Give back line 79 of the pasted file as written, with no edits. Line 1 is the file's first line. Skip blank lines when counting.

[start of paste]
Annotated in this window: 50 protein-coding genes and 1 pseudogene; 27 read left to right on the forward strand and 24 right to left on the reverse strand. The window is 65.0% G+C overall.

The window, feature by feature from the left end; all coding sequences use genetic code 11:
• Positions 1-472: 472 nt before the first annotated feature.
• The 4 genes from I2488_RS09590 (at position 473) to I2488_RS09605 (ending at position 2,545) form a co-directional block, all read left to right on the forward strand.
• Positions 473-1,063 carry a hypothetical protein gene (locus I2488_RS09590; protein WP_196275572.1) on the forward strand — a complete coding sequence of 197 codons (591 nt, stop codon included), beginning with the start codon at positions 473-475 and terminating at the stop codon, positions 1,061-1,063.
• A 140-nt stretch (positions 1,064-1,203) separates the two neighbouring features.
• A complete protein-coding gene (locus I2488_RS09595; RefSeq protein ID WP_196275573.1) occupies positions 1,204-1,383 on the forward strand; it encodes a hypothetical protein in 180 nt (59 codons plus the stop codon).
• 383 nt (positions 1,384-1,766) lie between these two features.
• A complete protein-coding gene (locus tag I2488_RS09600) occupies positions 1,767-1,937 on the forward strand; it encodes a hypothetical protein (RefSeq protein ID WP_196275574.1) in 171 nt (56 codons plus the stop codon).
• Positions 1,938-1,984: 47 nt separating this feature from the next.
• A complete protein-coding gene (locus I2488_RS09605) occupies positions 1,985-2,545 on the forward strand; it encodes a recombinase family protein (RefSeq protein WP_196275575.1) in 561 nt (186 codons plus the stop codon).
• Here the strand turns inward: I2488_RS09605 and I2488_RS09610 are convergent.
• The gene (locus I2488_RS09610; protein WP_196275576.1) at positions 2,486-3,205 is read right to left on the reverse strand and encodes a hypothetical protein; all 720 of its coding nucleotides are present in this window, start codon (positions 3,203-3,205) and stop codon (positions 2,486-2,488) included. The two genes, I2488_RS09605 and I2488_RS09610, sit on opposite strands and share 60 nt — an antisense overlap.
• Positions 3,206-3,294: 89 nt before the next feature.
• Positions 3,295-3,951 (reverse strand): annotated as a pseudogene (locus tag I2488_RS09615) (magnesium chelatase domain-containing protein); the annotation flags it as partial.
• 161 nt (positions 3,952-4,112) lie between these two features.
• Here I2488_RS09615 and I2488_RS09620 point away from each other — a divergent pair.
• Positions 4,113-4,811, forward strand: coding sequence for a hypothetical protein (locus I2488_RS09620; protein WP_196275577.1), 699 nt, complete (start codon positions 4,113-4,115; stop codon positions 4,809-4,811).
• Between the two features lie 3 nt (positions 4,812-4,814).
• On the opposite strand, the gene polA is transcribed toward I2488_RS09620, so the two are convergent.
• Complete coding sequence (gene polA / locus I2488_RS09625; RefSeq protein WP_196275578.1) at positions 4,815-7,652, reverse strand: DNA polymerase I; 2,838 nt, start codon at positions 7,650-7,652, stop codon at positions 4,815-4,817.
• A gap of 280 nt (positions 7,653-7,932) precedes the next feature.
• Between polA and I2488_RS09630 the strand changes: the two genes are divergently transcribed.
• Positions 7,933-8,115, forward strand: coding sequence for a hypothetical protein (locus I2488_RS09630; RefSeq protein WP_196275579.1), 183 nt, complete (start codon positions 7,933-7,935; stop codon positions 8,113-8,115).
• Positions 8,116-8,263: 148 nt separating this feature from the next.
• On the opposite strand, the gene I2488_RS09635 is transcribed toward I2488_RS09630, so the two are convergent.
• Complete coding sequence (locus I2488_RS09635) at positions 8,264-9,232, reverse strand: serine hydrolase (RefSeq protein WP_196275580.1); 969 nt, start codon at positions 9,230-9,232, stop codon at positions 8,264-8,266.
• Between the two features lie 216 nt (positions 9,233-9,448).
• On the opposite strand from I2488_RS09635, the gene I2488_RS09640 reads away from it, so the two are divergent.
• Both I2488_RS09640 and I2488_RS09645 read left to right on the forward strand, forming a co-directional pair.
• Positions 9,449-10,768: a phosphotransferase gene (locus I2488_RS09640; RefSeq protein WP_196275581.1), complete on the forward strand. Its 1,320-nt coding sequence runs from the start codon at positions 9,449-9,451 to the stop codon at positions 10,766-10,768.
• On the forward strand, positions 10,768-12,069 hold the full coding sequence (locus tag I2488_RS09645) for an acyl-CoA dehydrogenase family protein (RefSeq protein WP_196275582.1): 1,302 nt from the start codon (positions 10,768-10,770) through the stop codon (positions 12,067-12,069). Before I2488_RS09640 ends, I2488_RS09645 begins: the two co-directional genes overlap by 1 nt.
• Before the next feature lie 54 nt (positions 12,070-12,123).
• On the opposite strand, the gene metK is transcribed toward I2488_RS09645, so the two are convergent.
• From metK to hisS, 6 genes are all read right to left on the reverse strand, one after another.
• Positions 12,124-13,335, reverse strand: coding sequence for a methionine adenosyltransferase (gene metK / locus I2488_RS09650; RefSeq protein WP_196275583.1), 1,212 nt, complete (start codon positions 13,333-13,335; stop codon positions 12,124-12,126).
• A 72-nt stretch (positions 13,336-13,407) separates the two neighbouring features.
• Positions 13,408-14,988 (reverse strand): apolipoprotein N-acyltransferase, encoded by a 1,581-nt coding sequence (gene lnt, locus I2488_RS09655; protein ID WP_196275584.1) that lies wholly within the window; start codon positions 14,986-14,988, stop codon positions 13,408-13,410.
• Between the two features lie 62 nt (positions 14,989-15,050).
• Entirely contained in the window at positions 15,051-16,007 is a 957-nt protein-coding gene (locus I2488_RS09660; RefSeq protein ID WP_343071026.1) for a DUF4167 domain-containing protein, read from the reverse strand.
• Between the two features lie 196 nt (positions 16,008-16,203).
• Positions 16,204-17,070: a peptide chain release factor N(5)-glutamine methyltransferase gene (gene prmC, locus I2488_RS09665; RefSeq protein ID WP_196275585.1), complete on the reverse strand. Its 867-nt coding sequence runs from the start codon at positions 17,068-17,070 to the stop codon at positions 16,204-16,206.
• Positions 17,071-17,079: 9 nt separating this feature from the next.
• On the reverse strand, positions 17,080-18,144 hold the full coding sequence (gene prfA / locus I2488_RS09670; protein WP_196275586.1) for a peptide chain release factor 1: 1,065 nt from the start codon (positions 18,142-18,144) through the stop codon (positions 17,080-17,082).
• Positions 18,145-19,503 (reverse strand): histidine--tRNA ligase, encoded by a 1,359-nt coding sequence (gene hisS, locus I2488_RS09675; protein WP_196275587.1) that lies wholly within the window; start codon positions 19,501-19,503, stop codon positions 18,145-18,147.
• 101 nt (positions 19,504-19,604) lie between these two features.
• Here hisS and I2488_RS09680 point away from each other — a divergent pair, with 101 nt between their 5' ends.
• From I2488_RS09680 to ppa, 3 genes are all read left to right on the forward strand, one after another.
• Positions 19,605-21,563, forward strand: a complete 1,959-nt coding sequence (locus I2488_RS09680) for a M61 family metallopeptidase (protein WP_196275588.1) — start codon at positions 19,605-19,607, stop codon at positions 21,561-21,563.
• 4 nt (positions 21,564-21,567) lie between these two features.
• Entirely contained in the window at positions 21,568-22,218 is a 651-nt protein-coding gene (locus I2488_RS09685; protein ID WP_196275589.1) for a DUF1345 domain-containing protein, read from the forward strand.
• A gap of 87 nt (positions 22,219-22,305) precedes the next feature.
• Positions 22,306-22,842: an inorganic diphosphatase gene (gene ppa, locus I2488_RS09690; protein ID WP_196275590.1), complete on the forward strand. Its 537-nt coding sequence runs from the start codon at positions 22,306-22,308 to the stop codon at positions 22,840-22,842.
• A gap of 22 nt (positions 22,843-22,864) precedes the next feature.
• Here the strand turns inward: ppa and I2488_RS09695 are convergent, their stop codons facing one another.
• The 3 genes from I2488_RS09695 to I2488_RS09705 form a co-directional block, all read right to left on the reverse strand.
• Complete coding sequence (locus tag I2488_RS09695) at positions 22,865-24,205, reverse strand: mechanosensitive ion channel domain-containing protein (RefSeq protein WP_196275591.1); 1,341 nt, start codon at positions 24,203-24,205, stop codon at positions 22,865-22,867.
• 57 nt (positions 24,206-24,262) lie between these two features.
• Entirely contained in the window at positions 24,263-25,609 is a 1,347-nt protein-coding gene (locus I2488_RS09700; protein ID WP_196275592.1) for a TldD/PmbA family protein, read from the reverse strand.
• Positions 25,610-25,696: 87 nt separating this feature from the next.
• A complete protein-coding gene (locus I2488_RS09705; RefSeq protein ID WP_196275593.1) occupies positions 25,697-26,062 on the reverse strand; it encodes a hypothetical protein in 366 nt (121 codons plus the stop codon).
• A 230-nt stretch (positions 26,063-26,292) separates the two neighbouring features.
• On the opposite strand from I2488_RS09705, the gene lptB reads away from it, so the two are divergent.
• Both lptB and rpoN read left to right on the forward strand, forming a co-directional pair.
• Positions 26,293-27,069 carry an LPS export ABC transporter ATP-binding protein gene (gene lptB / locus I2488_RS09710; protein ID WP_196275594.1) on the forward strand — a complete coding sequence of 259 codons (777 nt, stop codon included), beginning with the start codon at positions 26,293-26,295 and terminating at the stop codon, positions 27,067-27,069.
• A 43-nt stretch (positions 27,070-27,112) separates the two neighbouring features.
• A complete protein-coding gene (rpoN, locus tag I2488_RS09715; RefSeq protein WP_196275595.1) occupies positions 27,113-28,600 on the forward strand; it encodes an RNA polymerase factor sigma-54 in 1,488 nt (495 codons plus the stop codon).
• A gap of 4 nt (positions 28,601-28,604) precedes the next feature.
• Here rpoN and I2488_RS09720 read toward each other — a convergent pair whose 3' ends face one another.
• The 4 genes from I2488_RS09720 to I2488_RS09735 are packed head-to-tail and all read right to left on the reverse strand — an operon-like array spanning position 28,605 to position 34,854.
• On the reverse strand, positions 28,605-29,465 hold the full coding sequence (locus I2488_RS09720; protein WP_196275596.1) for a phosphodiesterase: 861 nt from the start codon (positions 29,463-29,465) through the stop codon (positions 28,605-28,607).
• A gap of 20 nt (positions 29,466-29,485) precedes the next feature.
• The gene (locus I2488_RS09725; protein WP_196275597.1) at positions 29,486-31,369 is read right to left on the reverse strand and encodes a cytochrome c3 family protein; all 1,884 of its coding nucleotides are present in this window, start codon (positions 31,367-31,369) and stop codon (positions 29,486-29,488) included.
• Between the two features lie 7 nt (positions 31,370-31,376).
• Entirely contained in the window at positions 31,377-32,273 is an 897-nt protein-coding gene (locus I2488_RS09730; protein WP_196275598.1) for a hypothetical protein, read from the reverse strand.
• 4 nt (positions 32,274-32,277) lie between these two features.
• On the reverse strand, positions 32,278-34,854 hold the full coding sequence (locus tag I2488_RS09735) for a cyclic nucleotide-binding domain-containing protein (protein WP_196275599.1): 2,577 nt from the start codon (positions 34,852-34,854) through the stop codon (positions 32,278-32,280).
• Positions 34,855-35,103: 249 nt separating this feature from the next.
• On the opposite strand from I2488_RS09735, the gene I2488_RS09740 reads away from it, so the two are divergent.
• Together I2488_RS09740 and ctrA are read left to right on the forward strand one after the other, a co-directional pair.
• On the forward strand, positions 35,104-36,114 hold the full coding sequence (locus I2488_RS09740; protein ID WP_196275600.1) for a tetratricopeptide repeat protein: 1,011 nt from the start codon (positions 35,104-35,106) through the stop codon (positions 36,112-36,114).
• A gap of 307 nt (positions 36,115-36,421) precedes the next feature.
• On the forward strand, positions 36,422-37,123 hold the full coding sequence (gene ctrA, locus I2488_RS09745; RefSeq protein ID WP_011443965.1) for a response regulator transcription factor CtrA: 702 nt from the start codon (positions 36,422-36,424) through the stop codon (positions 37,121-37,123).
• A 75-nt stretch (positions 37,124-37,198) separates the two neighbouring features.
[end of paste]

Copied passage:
• On the opposite strand from I2488_RS09735, the gene I2488_RS09740 reads away from it, so the two are divergent.